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USCA11 Case: 19-11443 Date Filed: 02/25/2021 Page: 1 of 16 [PUBLISH] IN THE UNITED STATES COURT OF APPEALS FOR THE ELEVENTH CIRCUIT ________________________ No. 19-11443 ________________________ D.C. Docket No. 1:16-cv-00454-WS-C CHARLES GREGORY CLARK, Petitioner-Appellant, versus COMMISSIONER, ALABAMA DEPARTMENT OF CORRECTIONS, Respondent-Appellee. ________________________ Appeal from the United States District Court for the Southern District of Alabama ________________________ (February 25, 2021) Before WILSON, JORDAN, and BRANCH, Circuit Judges. USCA11 Case: 19-11443 Date Filed: 02/25/2021 Page: 2 of 16 WILSON, Circuit Judge: Charles Gregory Clark was convicted of murder committed during a robbery in the first degree. See Ala. Code § 13A-5-40(a)(2). A jury recommended a death sentence, 11 to 1, and the trial court accepted that recommendation. After his direct appeal and state habeas review, Clark filed a federal habeas petition, alleging, in part, ineffective assistance of counsel. The district court denied the petition, holding that the ineffective assistance claim was procedurally defaulted. This is his appeal. Clark agrees that the procedural-default doctrine would typically bar his ineffective-assistance claim. But he argues that his case falls within the procedural-default exception identified in Martinez v. Ryan, 566 U.S. 1 (2012).1 We disagree. Even if Martinez could excuse Clark’s procedural default, we affirm because Clark has failed to show actual prejudice under Strickland v. Washington, 466 U.S. 668 (1984), and therefore has not presented a “substantial claim” that his trial counsel rendered ineffective assistance, see Martinez, 566 U.S. at 17. BACKGROUND Clark brutally murdered William Fuller Ewing—a man he had known for ten years—at Ewing’s gas station and convenience store in Gulf Shores, Alabama. 1 Clark abandoned his Ring v. Arizona, 536 U.S. 584 (2002) challenge to Alabama’s sentencing scheme after the United States Supreme Court’s decision in McKinney v. Arizona, 589 U.S. ___, 140 S. Ct. 702 (2020). 2 USCA11 Case: 19-11443 Date Filed: 02/25/2021 Page: 3 of 16 When police arrested him, Clark had Ewing’s blood on his hands, clothes, and neck, with no apparent wounds. Almost $400—stolen from Ewing’s convenience store—was found in the car Clark was driving. Hair found at the crime scene seemingly matched Clark’s hair; shoeprints found at the crime scene matched the soles of his shoes. And after waiving his Miranda 2 rights, Clark admitted to the murder and showed the authorities where other incriminating evidence could be found. In short, the evidence of Clark’s guilt was overwhelming. Not surprisingly, he was unanimously convicted. And at the penalty phase, the jury voted 11 to 1 for the death penalty. The trial court agreed and sentenced Clark to death. Clark appealed his conviction and sentence to the Alabama Court of Criminal Appeals; both were affirmed. Then the Alabama Supreme Court and Supreme Court of the United States denied his petitions for certiorari. In 2005, Clark filed for postconviction relief in the Alabama state courts. The Baldwin County Circuit court held an evidentiary hearing and denied relief. Again, the Alabama Court of Criminal Appeals affirmed, and the Alabama Supreme Court denied certiorari. Clark then filed a habeas petition in the Southern District of Alabama. Before the district court, Clark sought to raise a procedurally defaulted ineffective- 2 Miranda v. Arizona, 384 U.S. 436 (1966). 3 USCA11 Case: 19-11443 Date Filed: 02/25/2021 Page: 4 of 16 assistance-of-counsel claim. 3 He presented evidence that at least two jurors saw him shackled during trial and claimed that, since he was restrained without an adequate and on-the-record justification, his trial counsel should have objected. During his initial state postconviction review, Clark’s counsel introduced this ineffective-assistance claim but orally abandoned the claim before the evidentiary hearing.4 Clark failed to reintroduce this claim in later state court proceedings. The district court rejected Clark’s ineffective-assistance claim as procedurally defaulted because Clark failed to raise it before the Alabama Court of Criminal Appeals or the Alabama Supreme Court. Though Clark argued his claim fell within the narrow exception first discussed in Martinez, the district court held, in part, that Martinez could not save Clark from a procedural default at the appellate stage of state postconviction proceedings, because those appeals are not the prisoner’s first opportunity to raise a claim for ineffective assistance of trial counsel. 3 When a state prisoner fails to present a claim to the state court in a timely and proper manner, and the state court refuses to address the merits of that claim based on state law, that claim is procedurally defaulted. Coleman v. Thompson, 501 U.S. 722, 750–51 (1991). Federal courts are generally precluded from hearing the merits of procedurally defaulted claims except in rare cases. See id. at 750. 4 Although the record does not disclose why state postconviction counsel withdrew this claim, Clark asserts it was because his counsel did not interview the jurors and thus had no evidence that any juror saw the restraints. 4 USCA11 Case: 19-11443 Date Filed: 02/25/2021 Page: 5 of 16 DISCUSSION We review the district court’s denial of a 28 U.S.C. § 2254 petition de novo. Ward v. Hall, 592 F.3d 1144, 1155 (11th Cir. 2010). But “we generally review the District Court’s findings of fact for clear error.” Madison v. Comm’r, Ala. Dep’t of Corr., 761 F.3d 1240, 1245 (11th Cir. 2014). Our review of Clark’s habeas petition is governed by 28 U.S.C. § 2254(d), as amended by the Antiterrorism and Effective Death Penalty Act (AEDPA). See Kimbrough v. Sec’y, DOC, 565 F.3d 796, 798 (11th Cir. 2009) (per curiam). A. Before bringing a habeas action in federal court, a petitioner must exhaust all state-court remedies available for challenging his conviction, either on direct appeal or in a state postconviction motion. 28 U.S.C. § 2254(b)–(c); see also Snowden v. Singletary, 135 F.3d 732, 735 (11th Cir. 1998). This means that “[s]tate prisoners must give the state courts one full opportunity to resolve any constitutional issues by invoking one complete round of the State’s established appellate review process, including review by the state’s court of last resort, even if review in that court is discretionary.” Pruitt v. Jones, 348 F.3d 1355, 1358–59 (11th Cir. 2003) (emphases added) (internal quotation mark omitted). When the petitioner fails to exhaust state-court remedies “and it is obvious that the unexhausted claim would now be procedurally barred due to a state-law 5 USCA11 Case: 19-11443 Date Filed: 02/25/2021 Page: 6 of 16 procedural default . . . the exhaustion requirement and procedural default principles combine to mandate dismissal,” and federal habeas relief is barred absent an applicable exception. See Bailey v. Nagle, 172 F.3d 1299, 1303, 1306 (11th Cir. 1999) (per curiam). “The doctrine of procedural default was developed as a means of ensuring that federal habeas petitioners first seek relief in accordance with established state procedures.” Henderson v. Campbell, 353 F.3d 880, 891 (11th Cir. 2003) (internal quotation mark omitted). Here, the parties agree that Clark’s ineffective-assistance-of-counsel claim is procedurally defaulted. Clark “failed to give the state courts one full opportunity to resolve [his] claim by invoking one complete round of Alabama’s well established appellate review process.” See id. at 898. And if Clark were to now attempt to raise this claim in the Alabama courts, they would almost assuredly be rejected on Alabama’s “firmly established and consistently applied procedural grounds.” See id. at 899. If he brought his claim as a new Rule 32 petition, it either would be barred by the statute of limitations, see Ala. R. Crim. P. 32.2(c), or dismissed as a second or successive petition, see Ala. R. Crim. P. 32.2(b). But procedural default can be overcome. Generally, to excuse default, a petitioner must either show cause for the failure to properly present the claim and actual prejudice from the default, Marek v. Singletary, 62 F.3d 1295, 1301–02 (11th Cir. 1995), or show that the failure to consider the claim would lead to a 6 USCA11 Case: 19-11443 Date Filed: 02/25/2021 Page: 7 of 16 fundamental miscarriage of justice, Johnson v. Alabama, 256 F.3d 1156, 1171 (11th Cir. 2001). And, until fairly recently, “an attorney’s ignorance or inadvertence in a postconviction proceeding [did] not qualify as cause to excuse a procedural default.” Martinez, 566 U.S. at 9; see also Coleman, 501 U.S. at 757 (holding that when a petitioner “had no right to counsel to pursue his appeal in state habeas” and “attorney error . . . led to the default of [the petitioner’s] claims in state court,” error could not constitute cause to excuse procedural default). Yet the Supreme Court has qualified this principle. In Martinez, the Supreme Court announced a narrow exception. 566 U.S. at 9. Now, a petitioner can establish cause for the procedural default of a claim of ineffective assistance of trial counsel where: (1) the petitioner has a “substantial claim” that his trial counsel rendered ineffective assistance; (2) the petitioner had no counsel or received ineffective assistance of counsel during the initial-review collateral proceeding; (3) “the state collateral review proceeding was the ‘initial’ review proceeding in respect to the ‘ineffective-assistance-of-trial-counsel claim’”; and (4) state law required the petitioner to raise the ineffective-assistance-of-trial counsel claim in the initial collateral proceeding. Trevino v. Thaler, 569 U.S. 413, 423 (2013) (citing Martinez, 566 U.S. at 14–17). Clark argues that Martinez excuses his procedural default because his postconviction counsel was ineffective. He says that his failure to raise his 7 USCA11 Case: 19-11443 Date Filed: 02/25/2021 Page: 8 of 16 ineffective-assistance claim on appeal from denial of postconviction relief—after abandoning the claim in his initial postconviction proceeding—is functionally the same as the failure in Martinez, where the petitioner failed to raise the claim at any level of his initial-state postconviction review. Martinez, 566 U.S. at 4–7. And he argues that his circumstances track the Court’s concerns in Martinez. But even assuming Martinez could excuse Clark’s failure to raise his claim on appeal from an initial-review collateral proceeding,5 Martinez is of no help because Clark has not presented a “substantial claim” that his trial counsel rendered ineffective assistance, see id. at 17. 6 5 There are reasons to think it doesn’t. Namely, in Martinez, the Court stated that the exception is limited to ineffective assistance at the “initial-review collateral proceeding[],” i.e., the “collateral proceeding[] which provide[d] the first occasion to raise a claim of ineffective assistance at trial.” Martinez, 566 U.S. at 8 (emphasis added). The Court even made clear that Martinez’s holding did “not concern attorney errors in . . . appeals from initial-review collateral proceedings.” Id. at 16. But again, we do not decide this issue. 6 We also assume, without deciding, that Clark is right that Martinez could also excuse his failure to properly exhaust his claim. Though the petitioners in Martinez and Trevino failed to raise their claims at any level of their initial-state postconviction review, their claims were presented to and rejected by state courts in a second round of review before federal courts considered the claims on the merits. See Trevino, 569 U.S. at 417–20; Martinez, 566 U.S. at 4–7. The Commissioner argues that Clark must present his ineffective-assistance claim to the Alabama state courts to properly exhaust it, and that AEDPA and comity require that state courts review this matter first, no matter how futile. Clark says otherwise. Citing three of our sister circuits, he claims that Martinez’s exception is to both procedural default and exhaustion. See, e.g., Moore v. Stirling, 952 F.3d 174, 181 (4th Cir. 2020) (holding that, after Martinez, “a ‘narrow’ exception exists for state prisoners to raise unexhausted federal claims”). He also argues that requiring him to present seemingly futile claims would be a needless exercise in “judicial ping-pong.” See Kelley v. Sec’y for Dep’t of Corr., 377 F.3d 1317, 1351 (11th Cir. 2004). Because Clark fails to make a substantial claim, we need not decided this issue either. 8 USCA11 Case: 19-11443 Date Filed: 02/25/2021 Page: 9 of 16 B. “Neither Martinez nor Trevino elaborated on or applied [the substantial claim] standard,” but we have applied “the already-developed standard for issuing a [certificate of appealability], which requires a substantial showing of the denial of a constitutional right.” Hittson v. GDCP Warden, 759 F.3d 1210, 1269 (11th Cir. 2014) (internal quotation mark omitted). A substantial showing exists where a petitioner has shown that reasonable jurists “would find it debatable whether the petition states a valid claim of the denial of a constitutional right.” Id. at 1269–70; see also Miller-El v. Cockrell, 537 U.S. 322, 336 (2003) (holding that a petitioner must “show that reasonable jurists could debate whether . . . the petition should have been resolved in a different manner or that the issues presented were adequate to deserve encouragement to proceed further” (alteration accepted) (internal quotation marks omitted)). We make this determination after considering “the fact-pleading requirement for § 2254 petitions, and the standard from Strickland.” Hittson, 759 F.3d at 1270. The benchmark for judging a claim of ineffective assistance is whether counsel’s performance “so undermined the proper functioning of the adversarial process that the trial cannot be relied on as having produced a just result.” Strickland, 466 U.S. at 686. To establish an ineffective-assistance claim, a petitioner must prove by “a preponderance of competent evidence” that (1) the 9 USCA11 Case: 19-11443 Date Filed: 02/25/2021 Page: 10 of 16 performance of his trial or appellate attorney was objectively unreasonable and (2) that such deficient performance prejudiced his defense. Chandler v. United States, 218 F.3d 1305, 1312–13 (11th Cir. 2000) (en banc). A court may address the steps in either order and need not address both when denying a claim. See Holladay v. Haley, 209 F.3d 1243, 1248 (11th Cir. 2000). We begin (and end) with prejudice. To prove prejudice, the petitioner “must show that there is a reasonable probability that, but for counsel’s unprofessional errors, the result of the proceeding would have been different. A reasonable probability is a probability sufficient to undermine confidence in the outcome.” Strickland, 466 U.S. at 694. In the death-penalty context, “the question is whether there is a reasonable probability that, absent the errors, the sentencer would have concluded that the balance of aggravating and mitigating circumstances did not warrant death.” Stewart v. Sec’y, Dep’t of Corr., 476 F.3d 1193, 1209 (11th Cir. 2007) (ellipsis omitted) (internal quotation marks omitted). Clark has presented evidence that, at trial, at least two jurors saw him physically restrained with a leg brace. He claims that since he was restrained without adequate and on-the-record justification by the district court, his trial counsel should have objected and that the failure to object constituted inadequate assistance. We have held that physical restraints upon a defendant “should be used as rarely as possible” as they tend to interfere with a criminal defendant’s 10 USCA11 Case: 19-11443 Date Filed: 02/25/2021 Page: 11 of 16 constitutionally guaranteed rights. See United States v. Durham, 287 F.3d 1297, 1304–1305 (11th Cir. 2002); see also Deck v. Missouri, 544 U.S. 622, 629 (2005) (holding that the Constitution “prohibit[s] the use of physical restraints visible to the jury absent a trial court determination, in the exercise of its discretion, that they are justified by a state interest specific to a particular trial”). Citing our decision in Elledge v. Dugger, 823 F.2d 1439, 1451 (11th Cir. 1987) (per curiam) (observing that shackles are “inherently prejudicial”), withdrawn in part on denial of reh’g and reh’g en banc, 833 F.2d 250 (11th Cir. 1987), and the Court’s decision in Deck, Clark argues that prejudice is presumed here because at least two jurors saw the restraints. See Deck, 544 U.S. at 635 (“[W]here a court, without adequate justification, orders the defendant to wear shackles that will be seen by the jury, the defendant need not demonstrate actual prejudice to make out a due process violation.”). Deck does not apply here. “[W]hile Deck altered the burden of proof in a substantive shackling claim brought under the Due Process Clause, it did not affect the petitioner’s burden to prove actual prejudice when raised in an ineffective assistance of counsel claim on collateral review.” Jones v. Sec’y, Fla. Dep’t of Corr., 834 F.3d 1299, 1321 (11th Cir. 2016); see also Marquard v. Sec’y for Dep’t 11 USCA11 Case: 19-11443 Date Filed: 02/25/2021 Page: 12 of 16 of Corr., 429 F.3d 1278, 1313 (11th Cir. 2005).7 So Clark cannot benefit from Deck’s presumption. Elledge is also distinguishable. The petitioner there did not pursue an ineffective-assistance claim on collateral review, but instead raised Fifth and Fourteenth Amendment issues. See Elledge, 823 F.2d at 1442; see also Whatley v. Warden, Ga. Diagnostic & Classification Ctr., 927 F.3d 1150, 1184 n.57 (11th Cir. 2019). Elledge thus stands for the unremarkable proposition that “shackling a defendant without a justified state interest violates a criminal defendant’s due process rights under the Fourteenth Amendment” and that, “if certain conditions are met, . . . courts—on direct appeal—should presume the defendant was prejudiced by the unconstitutional shackling.” Whatley, 927 F.3d at 1184; see also Elledge, 823 F.2d at 1450–52. That proposition is of no benefit here. C. With all this in mind, Clark must show a reasonable probability that— without his being visibly shackled—the jury would not have convicted him or that the jury would not have recommended the death penalty. See Jones, 834 F.3d at 1321. He must establish that his “[c]ounsel’s errors [were] so serious as to deprive 7 The Alabama Court of Criminal Appeals has reached the same conclusion. See Stanley v. State, So. 3d , No. CR-18-0397, 2020 WL 2820559, at *52 (Ala. Crim. App. May 29, 2020) (holding that Deck does not relieve a petitioner from proving Strickland prejudice in a collateral-review ineffective-assistance-of-counsel claim). 12 USCA11 Case: 19-11443 Date Filed: 02/25/2021 Page: 13 of 16 [him] of a fair trial, a trial whose result is reliable.” See Harrington v. Richter, 562 U.S. 86, 104 (2011) (internal quotation mark omitted). He’s failed to meet this standard; the evidence presented at trial was overwhelming.8 The jury heard from Dr. Leroy Riddick, a medical examiner, that Ewing had suffered fifteen stab wounds (wounds deeper than their length) and seventeen cuts (wounds longer than their depth). Ten of the stab wounds were to the front of Ewing’s torso, including one into his heart, one to his right chest muscle, and one that struck the sixth rib (which is just below the level of the heart). Three of the stab wounds were on Ewing’s back, two of which struck bone. Another wound, this time on his right hand, reached bone. As for the seventeen cuts, they were all over Ewing’s body, including on his face, neck, torso, abdomen, hands, and arms. Dr. Riddick described the few cuts to Ewing’s hands and arms as defensive wounds. Dr. Riddick testified that the wounds were likely caused by a knife and that, given the amount of blood in each wound, Ewing was probably alive when each wound was inflicted. He stated that the two stab wounds in Ewing’s back would have taken “some degree of force” since they were deep and struck bone. He also said that the stab wound that pierced Ewing’s heart would have been fatal within 8 We draw the facts mostly from Clark’s direct appeal, Clark v. State, 896 So. 2d 584, 597–604, 626–628 (Ala. Crim. App. 2000), and his state habeas appeal, Clark v. State, 196 So. 3d 285, 291–299 (Ala. Crim. App. 2015). 13 USCA11 Case: 19-11443 Date Filed: 02/25/2021 Page: 14 of 16 minutes. Dr. Riddick testified that the few defensive wounds suggested that Ewing and his assailant were within two feet and struggling at the time of the stabbing. Clark’s arresting officers also testified. They told the jury that Clark had a great deal of blood on his hands, neck, and clothes, and with no apparent wounds. One officer described a bald spot near the crown of Clark’s head where it appeared hair had been pulled out. The officers explained how when they searched the car Clark was driving, they found almost $400 in bills, a ski mask, and that morning’s paper. After his arrest, Clark waived his Miranda rights and provided a taperecorded statement, which the jury heard. The jury heard Clark admit to stabbing Ewing several times with his hunting knife. They heard his claim that Ewing had attacked him, hit him, and had him by the hair. And they heard how, after Clark had left the store and started walking to his car—and as Ewing was struggling for his life—Clark returned to the store to steal money so he could buy crack cocaine. The jury saw physical evidence of Clark’s guilt. Clark led authorities to where he discarded certain items, including a bank bag that still contained Ewing’s checkbook. Two knives were found in that area, either of which, Dr. Riddick testified, could have been the weapon. An officer testified that a hair clump found at the crime scene appeared to match Clark’s hair. There was also testimony that a crime-scene shoeprint matched the soles of the boots Clark was wearing when 14 USCA11 Case: 19-11443 Date Filed: 02/25/2021 Page: 15 of 16 arrested. And a forensic scientist testified that the blood found on Clark’s right hand, neck, and clothing matched Ewing’s blood. Finally, the jury heard from Ewing’s family. They learned that, almost 30 years before his death, Ewing had been in an accident and had suffered physical and mental injuries. Because of the accident, Ewing was unable to work a “regular job” and received his family’s help to open the store. The jury heard Ewing’s family describe their irreplaceable loss. Given the strong evidence of his guilt, there is no reasonable probability that the jury seeing Clark in shackles affected his conviction. If they were seen, “the shackles were trivial in light of evidence before the jury.” See Whatley, 927 F.3d at 1187. Nor is there any reasonable probability that seeing Clark in shackles affected the jury’s decision to recommend the death penalty. Given the powerful evidence we’ve recounted, the jury could have found, like the trial judge did, at least two aggravating factors: (1) the murder “was committed while [Clark] was engaged [in] . . . or [in] flight after committing. . . [a] robbery,” see Ala. Code § 13A-549(4), and (2) the murder was “was especially heinous, atrocious, or cruel compared to other capital offenses,” see id. § 13A-5-49(8). Of course, the jury had to weigh the aggravating circumstances against any mitigating circumstances. See Ala. Code § 13A-5-46(e)(3). Clark offered some 15 USCA11 Case: 19-11443 Date Filed: 02/25/2021 Page: 16 of 16 mitigating evidence, but the mitigating did not outweigh the aggravating. Clark presented evidence (rebutted by the State) that he was a model inmate. The jury heard that Clark was a good father (also rebutted by the State). And, like he did at trial, Clark claimed that he was under the influence at the time of the murder and therefore unable to appreciate the criminality of his conduct (again, rebutted by the State). See Ala. Code § 13A-5-51(6). Shackles or not, all of that pales in comparison to this: Clark violently killed a man he had known for ten years, a man who lived with physical and mental handicaps, a man who suffered a painful and horrifying death. “[O]ur confidence in the reliability of the guilty verdict and in the jury’s recommendation of death is not undermined.” Jones, 834 F.3d at 1323. * * * Because Clark did not present a substantial claim that his trial counsel provided ineffective assistance, the judgment of the district court is AFFIRMED. 16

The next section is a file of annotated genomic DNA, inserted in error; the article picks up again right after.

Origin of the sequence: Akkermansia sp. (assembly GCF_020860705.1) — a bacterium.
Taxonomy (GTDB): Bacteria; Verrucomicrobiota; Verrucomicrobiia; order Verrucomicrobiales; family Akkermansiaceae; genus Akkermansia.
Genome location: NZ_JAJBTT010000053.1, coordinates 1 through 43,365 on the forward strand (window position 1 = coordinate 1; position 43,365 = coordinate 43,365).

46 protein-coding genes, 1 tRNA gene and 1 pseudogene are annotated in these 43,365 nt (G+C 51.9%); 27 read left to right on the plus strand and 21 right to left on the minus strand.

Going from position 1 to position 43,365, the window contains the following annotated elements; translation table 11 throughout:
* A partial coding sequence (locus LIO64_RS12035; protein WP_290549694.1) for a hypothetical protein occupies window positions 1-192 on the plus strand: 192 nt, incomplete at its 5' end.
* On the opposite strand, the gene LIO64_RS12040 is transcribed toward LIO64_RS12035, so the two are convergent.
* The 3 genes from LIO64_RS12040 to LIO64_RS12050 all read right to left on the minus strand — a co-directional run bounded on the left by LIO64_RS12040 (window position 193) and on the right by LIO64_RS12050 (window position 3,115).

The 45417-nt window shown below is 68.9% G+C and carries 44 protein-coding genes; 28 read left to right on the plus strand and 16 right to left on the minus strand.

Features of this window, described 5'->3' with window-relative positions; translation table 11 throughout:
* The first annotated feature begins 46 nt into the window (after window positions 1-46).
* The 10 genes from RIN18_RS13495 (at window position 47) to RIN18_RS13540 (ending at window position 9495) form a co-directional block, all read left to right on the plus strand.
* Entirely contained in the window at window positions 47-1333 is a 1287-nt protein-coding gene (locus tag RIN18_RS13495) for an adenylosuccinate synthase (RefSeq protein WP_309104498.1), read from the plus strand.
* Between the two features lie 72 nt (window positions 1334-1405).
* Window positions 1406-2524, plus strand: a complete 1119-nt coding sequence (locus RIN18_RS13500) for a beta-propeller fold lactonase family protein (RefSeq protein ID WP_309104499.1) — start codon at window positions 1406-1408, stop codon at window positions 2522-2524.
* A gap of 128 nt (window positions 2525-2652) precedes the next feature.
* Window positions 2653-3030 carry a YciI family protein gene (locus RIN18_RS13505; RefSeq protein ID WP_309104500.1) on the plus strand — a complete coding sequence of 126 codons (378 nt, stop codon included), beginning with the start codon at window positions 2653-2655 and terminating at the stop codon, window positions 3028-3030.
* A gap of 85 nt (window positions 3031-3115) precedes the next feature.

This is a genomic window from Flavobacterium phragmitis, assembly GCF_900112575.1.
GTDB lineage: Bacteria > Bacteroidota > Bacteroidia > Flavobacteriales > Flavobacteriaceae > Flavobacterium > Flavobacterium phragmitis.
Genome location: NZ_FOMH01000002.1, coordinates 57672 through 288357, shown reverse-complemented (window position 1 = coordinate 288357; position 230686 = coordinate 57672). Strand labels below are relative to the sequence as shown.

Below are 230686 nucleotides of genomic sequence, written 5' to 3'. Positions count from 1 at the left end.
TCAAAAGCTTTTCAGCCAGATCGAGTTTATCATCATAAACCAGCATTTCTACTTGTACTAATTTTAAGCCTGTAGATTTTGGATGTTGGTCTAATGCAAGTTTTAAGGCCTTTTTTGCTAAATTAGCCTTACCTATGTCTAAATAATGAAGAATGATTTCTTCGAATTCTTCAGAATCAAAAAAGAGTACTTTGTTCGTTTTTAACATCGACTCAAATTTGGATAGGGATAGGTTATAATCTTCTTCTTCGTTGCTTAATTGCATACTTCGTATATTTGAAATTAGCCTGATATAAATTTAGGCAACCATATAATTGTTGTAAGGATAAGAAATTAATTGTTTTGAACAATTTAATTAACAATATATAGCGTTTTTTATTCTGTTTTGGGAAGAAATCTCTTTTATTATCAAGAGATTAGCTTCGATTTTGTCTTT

Primary Holding
Even if Martinez v. Ryan could excuse petitioner's procedural default, he has failed to show actual prejudice under Strickland v. Washington and therefore has not presented a "substantial claim" that his trial counsel rendered ineffective assistance.